Wednesday, June 29: Rocky Branch Trail:
The potential advantage of backcountry TrACS-ing on longer trails is that more service hours may be spent surveying, and fewer time spent traveling to beginning and end points. The team was able to spend 8.5 out of 10 hours surveying Rocky Branch, and completed the remaining 4.35 miles. These final miles took the team through overgrown, swampy areas and across 6 dangerous river crossings. The river claimed three victims that day: a watch, a blackberry, and a pair of pants.
Thursday, June 30: Rocky Branch Trail:
Accompanied by a cool breeze and speckled sunlight, the team broke down camp and headed back home to Bartlett. The documents and records of Rocky Branch Trail were corrected, organized and compiled. Also, a new excel sheet what created for extra sign inventory to better streamline information of unrecorded signs on trails.
Hitch 1 Report
Saco Ranger District
6/14/2011 – 6/21/2011
Miles Surveyed: 15
Service Hours: 80
Prepared by Alice Webber
This hitch marked the SCA TrACS Team’s start to their field work in the White Mountain National Forest, NH. After a week of USFS TrACS Training in Mt. Tabor VT, the team met with agency contacts Jana Johnson and Cristin Bailey of the Saco Ranger District to organize a schedule, review safety protocols, and become better acquainted with the Forest and our Forest Service Partners. The team will be spending their first seven weeks of service in the Saco District of the WMNF.
Tuesday, June 14: Bald Land Trail:
The first day of TrACS field work began on the Bald Land Trail, accompanied by guest TrACers Jana and Bailey. The team surveyed the entire length of Bald Land Trail, 2.1 miles, beginning at Black Mountain Rd. and ending at East Branch Rd. The Trail-Class 3 trail was a gradual grade through numerous wet sections, and provided plenty of opportunities for the team to begin exploring the TrACS data dictionary and applying possible solutions.
Wednesday, June 15: Davis Path:
The second day of TrACS was the first day of surveying Davis Path; a 14 mile TC2 trail to Mt. Washington beginning at JCT rte.302 Bartlett, and ending at the JCT with Crawford Path. Bailey joined the team on the trail to assist in recognizing trail structures, problems and solutions that are common place in the WMNF trail system. The team surveyed 1.4 miles of Davis Path, then returned to the office to set up a database for TrACS photos and to create a spreadsheet to potentially streamline TrACS data entry.
Thursday, June 16: Davis Path & Davis Path Spur A:
Day two on Davis Path began at 1.4 miles and ended at 3.7 miles, the JCT of Mt. Parker Trail and Resolution Shelter, and included the .2 miles of Spur A up to Mt. Crawford; a total of 2.5 miles. The team was glad to find out that the new excel sheet they created was successful at organizing the data and saving time throughout the day. Also, the beautiful weather and views atop Mt. Crawford made for quite the memorable lunch break.
Friday, June 17: All Employees Meeting:
Thanks to the invitation extended from the Forest Service, the TrACS team had the opportunity to attend the WMNF All Employee Meeting at the Russell-Colbath Homestead Site. The day was spent partaking in lectures, outreach, eating delicious food, and celebrating those who have gained recognition for their work and efforts in the WMNF Forest Service. It was a wonderful chance for the team to meet people from all sects of the FS and be amongst a mass of peoples all working towards the similar goal of Service.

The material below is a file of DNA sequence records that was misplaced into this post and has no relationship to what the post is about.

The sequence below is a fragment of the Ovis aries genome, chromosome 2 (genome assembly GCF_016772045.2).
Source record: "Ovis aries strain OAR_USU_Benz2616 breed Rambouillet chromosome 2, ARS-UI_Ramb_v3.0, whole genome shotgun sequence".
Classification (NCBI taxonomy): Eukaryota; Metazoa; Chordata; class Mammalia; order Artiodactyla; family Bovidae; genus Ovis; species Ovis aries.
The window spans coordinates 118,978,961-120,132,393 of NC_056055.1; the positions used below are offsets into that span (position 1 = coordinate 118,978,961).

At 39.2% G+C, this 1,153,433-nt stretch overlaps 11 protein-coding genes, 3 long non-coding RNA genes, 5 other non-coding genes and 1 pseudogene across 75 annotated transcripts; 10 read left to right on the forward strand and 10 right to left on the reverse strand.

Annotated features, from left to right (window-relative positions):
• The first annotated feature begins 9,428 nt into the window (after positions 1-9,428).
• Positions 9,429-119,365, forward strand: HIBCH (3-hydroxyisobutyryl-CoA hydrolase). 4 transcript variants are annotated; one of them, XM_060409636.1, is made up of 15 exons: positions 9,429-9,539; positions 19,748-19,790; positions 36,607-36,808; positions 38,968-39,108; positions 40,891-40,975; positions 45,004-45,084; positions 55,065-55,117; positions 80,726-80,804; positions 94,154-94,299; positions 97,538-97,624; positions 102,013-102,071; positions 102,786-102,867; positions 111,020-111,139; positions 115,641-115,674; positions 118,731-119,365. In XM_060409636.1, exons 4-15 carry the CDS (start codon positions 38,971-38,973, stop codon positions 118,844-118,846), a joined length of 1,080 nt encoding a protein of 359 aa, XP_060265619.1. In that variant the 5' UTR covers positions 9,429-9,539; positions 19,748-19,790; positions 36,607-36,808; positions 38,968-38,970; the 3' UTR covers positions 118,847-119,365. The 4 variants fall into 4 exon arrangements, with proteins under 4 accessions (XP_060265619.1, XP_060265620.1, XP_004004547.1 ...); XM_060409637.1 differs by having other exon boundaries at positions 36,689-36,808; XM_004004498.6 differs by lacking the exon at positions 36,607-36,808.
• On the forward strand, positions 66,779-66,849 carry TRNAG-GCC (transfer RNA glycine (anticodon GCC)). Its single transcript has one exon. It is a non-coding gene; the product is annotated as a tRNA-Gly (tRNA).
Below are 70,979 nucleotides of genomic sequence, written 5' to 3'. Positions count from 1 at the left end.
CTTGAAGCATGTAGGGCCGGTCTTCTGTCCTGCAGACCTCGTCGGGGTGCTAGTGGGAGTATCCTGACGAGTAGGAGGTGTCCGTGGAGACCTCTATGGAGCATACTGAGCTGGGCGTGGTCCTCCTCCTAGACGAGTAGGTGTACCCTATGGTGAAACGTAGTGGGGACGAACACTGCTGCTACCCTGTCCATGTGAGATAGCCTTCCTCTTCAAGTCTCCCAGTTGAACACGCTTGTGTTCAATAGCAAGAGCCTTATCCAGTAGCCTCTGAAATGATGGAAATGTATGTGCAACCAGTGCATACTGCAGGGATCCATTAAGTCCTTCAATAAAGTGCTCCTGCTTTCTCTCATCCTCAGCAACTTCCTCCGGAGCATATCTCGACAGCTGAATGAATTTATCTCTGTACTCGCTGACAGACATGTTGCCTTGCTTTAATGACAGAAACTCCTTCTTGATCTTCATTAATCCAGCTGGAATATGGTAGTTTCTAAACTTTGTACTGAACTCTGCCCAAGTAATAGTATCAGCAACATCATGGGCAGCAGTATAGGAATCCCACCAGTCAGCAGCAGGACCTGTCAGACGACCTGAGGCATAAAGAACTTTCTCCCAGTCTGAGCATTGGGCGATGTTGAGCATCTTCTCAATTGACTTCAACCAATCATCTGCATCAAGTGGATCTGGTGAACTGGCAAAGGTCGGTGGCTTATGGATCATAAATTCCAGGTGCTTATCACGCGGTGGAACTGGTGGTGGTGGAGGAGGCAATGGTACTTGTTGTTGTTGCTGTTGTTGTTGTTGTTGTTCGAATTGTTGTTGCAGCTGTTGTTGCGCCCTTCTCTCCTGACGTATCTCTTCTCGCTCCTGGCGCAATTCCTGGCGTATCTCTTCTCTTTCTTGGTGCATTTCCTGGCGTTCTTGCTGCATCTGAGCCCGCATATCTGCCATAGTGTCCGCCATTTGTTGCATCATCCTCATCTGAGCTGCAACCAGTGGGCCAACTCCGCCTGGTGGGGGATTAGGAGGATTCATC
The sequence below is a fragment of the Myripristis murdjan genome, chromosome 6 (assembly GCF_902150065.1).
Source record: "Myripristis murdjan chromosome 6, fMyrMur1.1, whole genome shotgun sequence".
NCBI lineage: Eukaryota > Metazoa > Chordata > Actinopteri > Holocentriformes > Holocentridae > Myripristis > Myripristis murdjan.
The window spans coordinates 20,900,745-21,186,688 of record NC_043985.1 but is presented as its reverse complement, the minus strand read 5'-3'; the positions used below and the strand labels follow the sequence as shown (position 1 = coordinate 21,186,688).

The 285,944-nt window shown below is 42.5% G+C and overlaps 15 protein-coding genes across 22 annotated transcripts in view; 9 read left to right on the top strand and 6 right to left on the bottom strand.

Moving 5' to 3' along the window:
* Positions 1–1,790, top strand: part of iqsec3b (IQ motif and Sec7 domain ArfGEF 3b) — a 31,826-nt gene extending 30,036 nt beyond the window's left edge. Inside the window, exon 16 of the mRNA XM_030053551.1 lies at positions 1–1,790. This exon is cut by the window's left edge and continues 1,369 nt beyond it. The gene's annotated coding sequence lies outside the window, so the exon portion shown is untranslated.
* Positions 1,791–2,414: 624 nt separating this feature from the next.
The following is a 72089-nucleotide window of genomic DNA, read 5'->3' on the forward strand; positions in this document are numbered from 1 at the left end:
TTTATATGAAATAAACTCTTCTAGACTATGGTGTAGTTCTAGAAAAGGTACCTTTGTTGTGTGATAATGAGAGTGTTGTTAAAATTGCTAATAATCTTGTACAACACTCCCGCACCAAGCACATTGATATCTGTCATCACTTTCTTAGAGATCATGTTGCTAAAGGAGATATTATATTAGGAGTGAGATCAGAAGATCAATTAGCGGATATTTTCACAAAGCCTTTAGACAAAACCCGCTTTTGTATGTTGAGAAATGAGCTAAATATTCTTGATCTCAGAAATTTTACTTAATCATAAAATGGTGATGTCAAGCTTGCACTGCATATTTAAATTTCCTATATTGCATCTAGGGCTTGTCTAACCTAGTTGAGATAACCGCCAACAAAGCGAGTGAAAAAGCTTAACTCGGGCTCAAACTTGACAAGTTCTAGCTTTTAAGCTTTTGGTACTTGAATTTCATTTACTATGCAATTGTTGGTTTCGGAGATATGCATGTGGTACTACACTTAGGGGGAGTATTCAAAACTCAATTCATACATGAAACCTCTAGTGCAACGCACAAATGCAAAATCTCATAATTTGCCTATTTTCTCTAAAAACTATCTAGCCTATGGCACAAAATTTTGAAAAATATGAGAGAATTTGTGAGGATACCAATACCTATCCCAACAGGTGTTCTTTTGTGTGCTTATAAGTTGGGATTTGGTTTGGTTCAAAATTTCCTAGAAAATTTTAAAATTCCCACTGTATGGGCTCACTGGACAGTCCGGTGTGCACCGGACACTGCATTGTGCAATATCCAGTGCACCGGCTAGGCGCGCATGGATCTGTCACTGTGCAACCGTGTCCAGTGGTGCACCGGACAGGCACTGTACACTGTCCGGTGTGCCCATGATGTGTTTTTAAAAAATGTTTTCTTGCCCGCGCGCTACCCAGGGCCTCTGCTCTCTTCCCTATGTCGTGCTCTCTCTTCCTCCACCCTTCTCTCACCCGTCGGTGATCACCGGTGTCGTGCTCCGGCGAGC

Saturday, June 18: Davis Path & Davis Path Spur B:
Accompanied by a bit of weather, the team began their third day 3.7 miles in and surveyed another 2.3 miles north on Davis Path. Also, they completed TrACing the .2 miles of Spur B up to the summit of Stairs Mountain. This is the last day-trip on Davis Path, and the team will continue surveying Davis Path on future hitches relocating their starting point to a backcountry campsite.
Sunday, June 19: East Branch Trail:
The team began surveying the East Branch Trail at the cul de sac of FS Rd. 38, and completed the north 4.1 miles; the southern 3.5 miles are being decommissioned. It was a gradual grade with very damp areas and the team began exploring practical solutions with the consideration of what materials are at hand. The trail end was at the JCT of Wild River Trail.
Monday, June 20: Rocky Branch Trail:
The rt. 16 trailhead marked the starting point to the ascent up Rocky Branch Trail. The first 2 miles of TC3 rated trail consisted of a gradual climb and in generally good condition. When the trail enters the Dry River Wilderness, however, it becomes a TC2 trail and majority of the climb is up and down a running streambed. The team surveyed a total of 3.5 miles of Rocky Branch, ending .25 miles from Rocky Branch Shelter #2. The remainder of the trail will be surveyed with a backcountry site as our home base in future hitches.
Tuesday, June 21: Old Paugus Trail:
The final day of the hitch took the TrACS team south to the Sandwich Range Wilderness to survey Old Paugus Trail. Beginning at the JCT of Bolles Trail, the team completed the 2.8 mile survey up to the southern slope of Mt. Paugus, ending at the JCT of Lawrence Trail. The Old Paugus trail, though a steep ascent for the first 1.5 miles, was in solid condition with minimal drainage issues. After a scramble up a section of a ravine, the trail begins to wind through a 200-400’ section with hazardous hang-ups and sloughing trail; the team suggested the site to be a section of high severity. After the descent, the team headed back to camp to upload and organize data, clean gear, and complete the various end of hitch duties.